JOHANNESBURG – Old Mutual plc will consider listing Old Mutual Emerging Markets (OMEM) and UK-based Old Mutual Wealth as part of the “managed separation” of the group into four distinct businesses, CEO Bruce Hemphill said on Friday.
Nedbank and Old Mutual Asset Management (OMAM) are already publically traded and the separation of the four business units could involve “equity market activity for the other subsidiaries,” Hemphill told journalists via a media conference call.
In making its decision, Old Mutual would seek to strike the right balance between “a host of competing interests”, the costs associated with listing, and delivering the planned outcome in an acceptable time frame within the right risk parameters, Hemphill explained.
He said an initial public offer (IPO) would be one of the avenues considered to separate the financial services group into its four principal businesses, namely, OMEM, Nedbank, Old Mutual Wealth and OMAM.
The decision, announced on Friday, has been taken following a strategic review of the business, which found that breaking it up would unlock trapped value and eliminate the conglomerate discount. The firm launched in Cape Town in 1845 as a life insurance company and has since grown to include asset management and banking.
Separating the businesses would result in them being held by those investors who best understood how to value them, while reducing costs and regulatory complexity, Hemphill said.
“There is insufficient synergy between the businesses to justify the regulatory complexity of the structure,” Hemphill said.
Changes to insurance and banking regulation have made capital requirements considerably onerous, and to some extent penalise capital held in offshore banking subsidiaries.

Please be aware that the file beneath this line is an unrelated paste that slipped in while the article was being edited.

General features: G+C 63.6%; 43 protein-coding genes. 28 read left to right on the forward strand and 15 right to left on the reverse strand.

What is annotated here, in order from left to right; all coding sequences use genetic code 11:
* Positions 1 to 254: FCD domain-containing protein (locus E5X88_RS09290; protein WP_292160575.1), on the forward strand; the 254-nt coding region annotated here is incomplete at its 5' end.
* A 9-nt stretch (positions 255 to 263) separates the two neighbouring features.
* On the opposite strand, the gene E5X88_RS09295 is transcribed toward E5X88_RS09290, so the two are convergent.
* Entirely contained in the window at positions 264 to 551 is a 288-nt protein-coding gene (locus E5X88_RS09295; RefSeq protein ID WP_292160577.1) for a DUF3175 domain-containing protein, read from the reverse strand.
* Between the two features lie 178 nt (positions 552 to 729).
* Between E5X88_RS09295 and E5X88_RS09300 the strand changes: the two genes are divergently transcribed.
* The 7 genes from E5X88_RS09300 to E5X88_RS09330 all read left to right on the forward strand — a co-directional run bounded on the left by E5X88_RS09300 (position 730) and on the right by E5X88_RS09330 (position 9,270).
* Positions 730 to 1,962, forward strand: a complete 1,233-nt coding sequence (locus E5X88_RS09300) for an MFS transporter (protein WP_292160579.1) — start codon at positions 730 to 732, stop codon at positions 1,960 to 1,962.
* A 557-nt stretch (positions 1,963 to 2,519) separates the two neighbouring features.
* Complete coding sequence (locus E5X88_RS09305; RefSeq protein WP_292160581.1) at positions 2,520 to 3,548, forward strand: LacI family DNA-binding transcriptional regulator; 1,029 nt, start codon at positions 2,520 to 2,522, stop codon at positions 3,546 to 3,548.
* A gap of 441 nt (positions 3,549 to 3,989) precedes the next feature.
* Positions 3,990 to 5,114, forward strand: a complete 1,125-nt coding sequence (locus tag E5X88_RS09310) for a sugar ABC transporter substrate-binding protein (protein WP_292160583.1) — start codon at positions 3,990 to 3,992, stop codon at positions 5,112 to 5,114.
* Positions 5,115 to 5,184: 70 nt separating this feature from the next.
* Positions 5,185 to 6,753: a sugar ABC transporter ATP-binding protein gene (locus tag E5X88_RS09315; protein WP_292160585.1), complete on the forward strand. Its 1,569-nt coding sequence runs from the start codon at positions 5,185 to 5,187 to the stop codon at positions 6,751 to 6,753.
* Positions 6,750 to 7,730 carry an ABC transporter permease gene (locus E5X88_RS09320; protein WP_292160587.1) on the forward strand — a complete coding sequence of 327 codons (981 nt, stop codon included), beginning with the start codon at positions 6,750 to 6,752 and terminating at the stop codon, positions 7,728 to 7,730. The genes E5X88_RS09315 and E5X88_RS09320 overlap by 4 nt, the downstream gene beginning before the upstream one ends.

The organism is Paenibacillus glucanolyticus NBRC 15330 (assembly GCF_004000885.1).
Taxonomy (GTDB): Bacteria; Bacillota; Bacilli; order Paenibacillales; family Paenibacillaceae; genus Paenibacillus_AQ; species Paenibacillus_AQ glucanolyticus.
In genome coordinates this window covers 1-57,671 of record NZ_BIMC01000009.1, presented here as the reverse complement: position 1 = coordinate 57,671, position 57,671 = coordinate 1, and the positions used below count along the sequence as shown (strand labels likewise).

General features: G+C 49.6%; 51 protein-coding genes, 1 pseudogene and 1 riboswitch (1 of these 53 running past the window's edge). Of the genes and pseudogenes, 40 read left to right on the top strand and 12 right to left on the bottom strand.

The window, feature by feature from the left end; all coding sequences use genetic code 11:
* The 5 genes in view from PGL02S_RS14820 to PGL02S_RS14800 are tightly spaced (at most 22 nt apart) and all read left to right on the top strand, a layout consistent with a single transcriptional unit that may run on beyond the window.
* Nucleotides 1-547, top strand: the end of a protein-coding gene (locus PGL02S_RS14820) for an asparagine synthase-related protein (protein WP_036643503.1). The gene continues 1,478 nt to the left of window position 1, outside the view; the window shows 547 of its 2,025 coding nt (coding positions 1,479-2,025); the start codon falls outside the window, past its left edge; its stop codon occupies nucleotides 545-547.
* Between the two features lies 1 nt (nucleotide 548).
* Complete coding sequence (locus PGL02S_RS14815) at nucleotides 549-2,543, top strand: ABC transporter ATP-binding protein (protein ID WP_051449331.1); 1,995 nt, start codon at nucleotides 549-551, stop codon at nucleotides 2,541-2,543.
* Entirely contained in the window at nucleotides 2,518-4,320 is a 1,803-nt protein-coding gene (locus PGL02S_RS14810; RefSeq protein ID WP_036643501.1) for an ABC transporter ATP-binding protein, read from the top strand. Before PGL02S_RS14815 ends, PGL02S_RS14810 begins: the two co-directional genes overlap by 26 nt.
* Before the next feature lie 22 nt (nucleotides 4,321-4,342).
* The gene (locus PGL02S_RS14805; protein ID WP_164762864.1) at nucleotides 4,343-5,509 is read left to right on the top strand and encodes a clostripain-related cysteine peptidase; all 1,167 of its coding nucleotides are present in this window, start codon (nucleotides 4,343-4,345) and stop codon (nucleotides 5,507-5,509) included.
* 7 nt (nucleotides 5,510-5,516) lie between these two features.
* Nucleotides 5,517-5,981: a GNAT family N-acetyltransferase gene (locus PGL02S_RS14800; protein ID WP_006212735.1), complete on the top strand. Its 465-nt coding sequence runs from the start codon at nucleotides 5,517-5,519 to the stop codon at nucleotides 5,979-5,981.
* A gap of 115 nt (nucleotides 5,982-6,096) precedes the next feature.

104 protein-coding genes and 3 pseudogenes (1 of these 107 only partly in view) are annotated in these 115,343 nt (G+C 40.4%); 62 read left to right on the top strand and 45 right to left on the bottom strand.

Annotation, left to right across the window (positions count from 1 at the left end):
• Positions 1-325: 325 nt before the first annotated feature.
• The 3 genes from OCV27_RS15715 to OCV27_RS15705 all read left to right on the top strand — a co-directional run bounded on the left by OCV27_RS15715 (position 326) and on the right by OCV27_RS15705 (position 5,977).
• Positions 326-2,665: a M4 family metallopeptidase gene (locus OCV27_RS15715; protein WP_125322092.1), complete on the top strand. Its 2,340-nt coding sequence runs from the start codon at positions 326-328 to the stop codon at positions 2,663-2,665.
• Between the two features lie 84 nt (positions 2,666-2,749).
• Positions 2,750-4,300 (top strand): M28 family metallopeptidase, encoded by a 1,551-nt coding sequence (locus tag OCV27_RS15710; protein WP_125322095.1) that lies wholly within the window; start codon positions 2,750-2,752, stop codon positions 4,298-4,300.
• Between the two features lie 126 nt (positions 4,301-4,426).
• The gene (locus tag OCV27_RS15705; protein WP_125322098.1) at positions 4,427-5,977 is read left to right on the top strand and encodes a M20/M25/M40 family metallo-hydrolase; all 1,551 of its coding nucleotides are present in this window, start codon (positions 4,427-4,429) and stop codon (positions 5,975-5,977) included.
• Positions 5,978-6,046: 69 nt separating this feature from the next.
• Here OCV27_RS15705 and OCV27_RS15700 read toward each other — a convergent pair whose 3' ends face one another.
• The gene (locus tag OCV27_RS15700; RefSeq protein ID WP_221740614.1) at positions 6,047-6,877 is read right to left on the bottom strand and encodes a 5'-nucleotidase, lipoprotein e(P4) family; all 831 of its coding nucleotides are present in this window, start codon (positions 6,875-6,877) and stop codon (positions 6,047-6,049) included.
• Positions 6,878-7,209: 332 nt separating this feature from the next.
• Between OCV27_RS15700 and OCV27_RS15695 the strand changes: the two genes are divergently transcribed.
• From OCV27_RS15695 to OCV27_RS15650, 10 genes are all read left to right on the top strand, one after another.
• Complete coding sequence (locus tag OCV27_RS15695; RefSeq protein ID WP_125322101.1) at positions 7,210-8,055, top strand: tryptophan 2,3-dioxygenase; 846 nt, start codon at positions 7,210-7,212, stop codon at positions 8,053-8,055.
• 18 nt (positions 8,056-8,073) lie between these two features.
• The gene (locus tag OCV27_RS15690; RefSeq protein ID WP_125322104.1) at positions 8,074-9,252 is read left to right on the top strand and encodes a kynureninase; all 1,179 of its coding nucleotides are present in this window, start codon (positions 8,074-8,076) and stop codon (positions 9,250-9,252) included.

Hemphill said the current structure was confusing for investors, who were not quite sure whether Old Mutual was a developed market or an emerging market stock.
“There’s also a bank involved in this thing. It’s an enormously complex set of issues for investors to deal with and given the number of opportunities that investors have, complexity is a problem,” he said.
As part of the separation, Old Mutual plans to reduce its 54.1% interest in Nedbank to a minority stake primarily by distributing Nedbank shares to the shareholders of Old Mutual. The strategic relationship between Nedbank and OMEM will continue and the two groups voiced commitment to achieving the previously announced 2017 pre-tax synergies target of R1 billion.
Out of a job by 2018
Old Mutual Plc will continue to exist but the functions it discharges will change, Hemphill said, “so there will not be a need for us to run a head office in terms of current arrangements”.
Hemphill said the intention was to remove costs incurred in supporting the group’s current structure.
Job losses were inevitable but would happen on a phased basis, added group finance director, Ingrid Johnson.
Hemphill would not comment on whether Old Mutual would move its primary listing and head office from London to Johannesburg.
“I won’t have a role by 2018. My job is to put myself out of a job and to get this thing done in the right way,” he said.
Commenting on what his plans would be come 2018, he said, “I haven’t even thought about it. We’ve been running flat out for the last four months to get to this point. I’ll cross that bridge when I get to it.”
Hemphill added that he was “really excited” about the separation. “I just think it’s the right thing for this business.”
Old Mutual has been engaging with local regulators throughout the process, who have welcomed the enhanced ability of OMEM and Nedbank to access their natural shareholder base following the separation.
At 13h30, Old Mutual Plc’s share price had given up 6.15%, with the life insurance index 3.28% weaker.